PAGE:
How do we get lit up as Christians?

The bible, the eucharist - and prayer. Day by day we seek irradiation as we come before the Lord. It’s a discipline that some, like the preacher, neglect at times. You sense when your prayer discipline fails that you're not glowing and warm – and you remember you've not been in front of the fire!

Some of us heard Leslie Whiting speak two weeks ago about her spiritual healing. Her story is a story that moves us from the first to the second half of the question.

How do we let our light shine to God's glory?

A year ago during the - or should I say during a freeze up Leslie was recipient of the helpfulness of John and Caroline Rich who took her for vitally needed chemotherapy. This village scheme is in itself a 'good work that gives glory to God'. In the case of the lift given to Leslie it served a process in which she invited first these helpers, and then Jesus himself to come alongside her.
As she put it the other week, though the cancer was now in her skull she didn’t presume to ask for healing but rather for the Lord to be with her on her forward journey. Leslie received the sacrament of anointing. Afterwards she was led by God to identify a surgeon who was making trials with a cyber knife that could destroy the tumours in her skull without damaging her brain. She had successful treatment and has gone on to bring light to others in need through the campaign she’s spearheading for the cyber knife facility to be made more available. Do sign her petition detailed in this week's news sheet.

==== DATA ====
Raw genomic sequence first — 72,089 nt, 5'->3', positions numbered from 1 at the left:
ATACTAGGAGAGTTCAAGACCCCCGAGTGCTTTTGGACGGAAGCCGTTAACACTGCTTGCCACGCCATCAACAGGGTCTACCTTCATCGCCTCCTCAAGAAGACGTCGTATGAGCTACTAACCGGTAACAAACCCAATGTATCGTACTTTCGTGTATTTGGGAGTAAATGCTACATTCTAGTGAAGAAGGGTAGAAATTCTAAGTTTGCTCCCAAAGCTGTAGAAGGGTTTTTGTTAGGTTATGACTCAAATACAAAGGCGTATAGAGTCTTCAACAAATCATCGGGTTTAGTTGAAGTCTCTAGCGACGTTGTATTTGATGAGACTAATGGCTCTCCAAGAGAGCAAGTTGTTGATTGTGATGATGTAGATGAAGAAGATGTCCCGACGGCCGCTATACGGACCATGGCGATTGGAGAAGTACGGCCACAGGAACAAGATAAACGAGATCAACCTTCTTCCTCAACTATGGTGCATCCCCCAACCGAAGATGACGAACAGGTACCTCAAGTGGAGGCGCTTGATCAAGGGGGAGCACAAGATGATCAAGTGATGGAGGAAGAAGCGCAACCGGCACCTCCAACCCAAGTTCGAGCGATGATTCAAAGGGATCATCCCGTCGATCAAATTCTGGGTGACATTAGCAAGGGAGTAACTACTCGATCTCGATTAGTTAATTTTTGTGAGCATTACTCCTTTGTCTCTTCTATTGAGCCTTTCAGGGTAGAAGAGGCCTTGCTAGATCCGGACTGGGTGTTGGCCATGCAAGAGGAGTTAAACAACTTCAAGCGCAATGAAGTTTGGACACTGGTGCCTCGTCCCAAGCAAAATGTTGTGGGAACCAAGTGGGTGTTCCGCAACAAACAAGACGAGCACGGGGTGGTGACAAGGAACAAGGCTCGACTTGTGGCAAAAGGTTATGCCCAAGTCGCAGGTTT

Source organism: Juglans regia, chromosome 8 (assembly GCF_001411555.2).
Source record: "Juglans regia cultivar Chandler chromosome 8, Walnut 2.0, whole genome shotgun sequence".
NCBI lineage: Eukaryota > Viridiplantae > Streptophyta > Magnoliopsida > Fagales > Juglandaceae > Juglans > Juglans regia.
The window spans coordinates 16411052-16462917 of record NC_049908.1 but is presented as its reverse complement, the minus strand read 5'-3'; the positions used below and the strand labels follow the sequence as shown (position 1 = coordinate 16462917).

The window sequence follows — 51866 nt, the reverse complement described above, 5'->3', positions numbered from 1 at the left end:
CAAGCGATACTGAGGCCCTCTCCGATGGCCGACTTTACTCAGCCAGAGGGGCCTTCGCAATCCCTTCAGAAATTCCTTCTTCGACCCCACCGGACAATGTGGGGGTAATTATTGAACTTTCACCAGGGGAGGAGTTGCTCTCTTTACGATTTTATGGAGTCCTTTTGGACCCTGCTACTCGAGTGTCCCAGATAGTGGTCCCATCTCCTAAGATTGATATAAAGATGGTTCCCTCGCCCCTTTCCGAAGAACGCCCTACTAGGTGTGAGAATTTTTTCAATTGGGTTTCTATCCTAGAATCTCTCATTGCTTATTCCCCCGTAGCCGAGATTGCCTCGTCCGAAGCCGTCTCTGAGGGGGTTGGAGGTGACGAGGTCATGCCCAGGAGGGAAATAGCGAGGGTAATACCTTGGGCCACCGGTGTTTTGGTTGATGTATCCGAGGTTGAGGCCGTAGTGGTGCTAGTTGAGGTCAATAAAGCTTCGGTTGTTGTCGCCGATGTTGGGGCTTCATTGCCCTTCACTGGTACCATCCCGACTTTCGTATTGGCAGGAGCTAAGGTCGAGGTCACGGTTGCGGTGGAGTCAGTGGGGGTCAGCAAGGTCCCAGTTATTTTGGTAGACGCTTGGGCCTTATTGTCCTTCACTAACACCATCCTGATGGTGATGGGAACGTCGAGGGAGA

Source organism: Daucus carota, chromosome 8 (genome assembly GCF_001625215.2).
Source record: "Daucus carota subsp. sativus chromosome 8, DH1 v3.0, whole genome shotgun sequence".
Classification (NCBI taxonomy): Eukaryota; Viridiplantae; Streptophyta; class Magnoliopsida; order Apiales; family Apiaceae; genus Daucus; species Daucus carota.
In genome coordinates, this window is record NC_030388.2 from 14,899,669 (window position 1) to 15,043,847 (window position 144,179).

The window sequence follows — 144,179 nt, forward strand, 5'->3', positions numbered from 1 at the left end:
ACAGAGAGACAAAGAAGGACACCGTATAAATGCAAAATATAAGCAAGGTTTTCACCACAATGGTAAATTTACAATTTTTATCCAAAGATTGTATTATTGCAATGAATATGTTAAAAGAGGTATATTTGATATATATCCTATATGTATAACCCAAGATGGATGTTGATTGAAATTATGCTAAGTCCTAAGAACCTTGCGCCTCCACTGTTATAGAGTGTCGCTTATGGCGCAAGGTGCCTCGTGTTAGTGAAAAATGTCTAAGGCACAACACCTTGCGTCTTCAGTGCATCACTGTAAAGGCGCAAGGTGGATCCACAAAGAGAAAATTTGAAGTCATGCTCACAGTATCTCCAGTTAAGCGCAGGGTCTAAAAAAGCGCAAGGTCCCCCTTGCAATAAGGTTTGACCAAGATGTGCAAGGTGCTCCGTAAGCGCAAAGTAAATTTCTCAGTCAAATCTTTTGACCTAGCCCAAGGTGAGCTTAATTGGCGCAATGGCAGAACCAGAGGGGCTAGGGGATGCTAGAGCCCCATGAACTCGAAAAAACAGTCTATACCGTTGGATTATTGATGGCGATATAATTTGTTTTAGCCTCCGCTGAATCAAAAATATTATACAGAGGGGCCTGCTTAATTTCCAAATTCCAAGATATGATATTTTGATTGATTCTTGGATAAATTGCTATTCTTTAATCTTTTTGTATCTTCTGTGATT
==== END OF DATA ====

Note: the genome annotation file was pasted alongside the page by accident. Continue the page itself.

'Let your light shine before others, so that they may see your good works and give glory to your Father in heaven.'

To welcome this light we seek Jesus through scripture, eucharist and prayer.

To let our light shine we need discernment as to the dark places Jesus has for us, where he wants us to be placed.

Someone said to me recently, when I tried to console them after an accident, that they were confident that the circumstances they had been placed in would be a receipe for their spiritual benefit. What faith, I thought! Just as I thought when I heard Lesley's testimony, which seemed so unselfish. Not all cancer sufferers are so - there but for the grace of God go I...

How do we best shine? With an openness to Jesus and a readiness to be used by him wherever he wants us day by day. May this Eucharist be our pledge to offer our souls and bodies to be where he wants us this week and nowhere else.

‘Jesus bids us shine with a pure, clear light, like a little candle buring in the night. In this world of darkness: so we must shine, you in your small corner and I in mine!’

'Let your light shine before others, so that they may see your good works and give glory to your Father in heaven'

You are invited to sign Leslie's petition at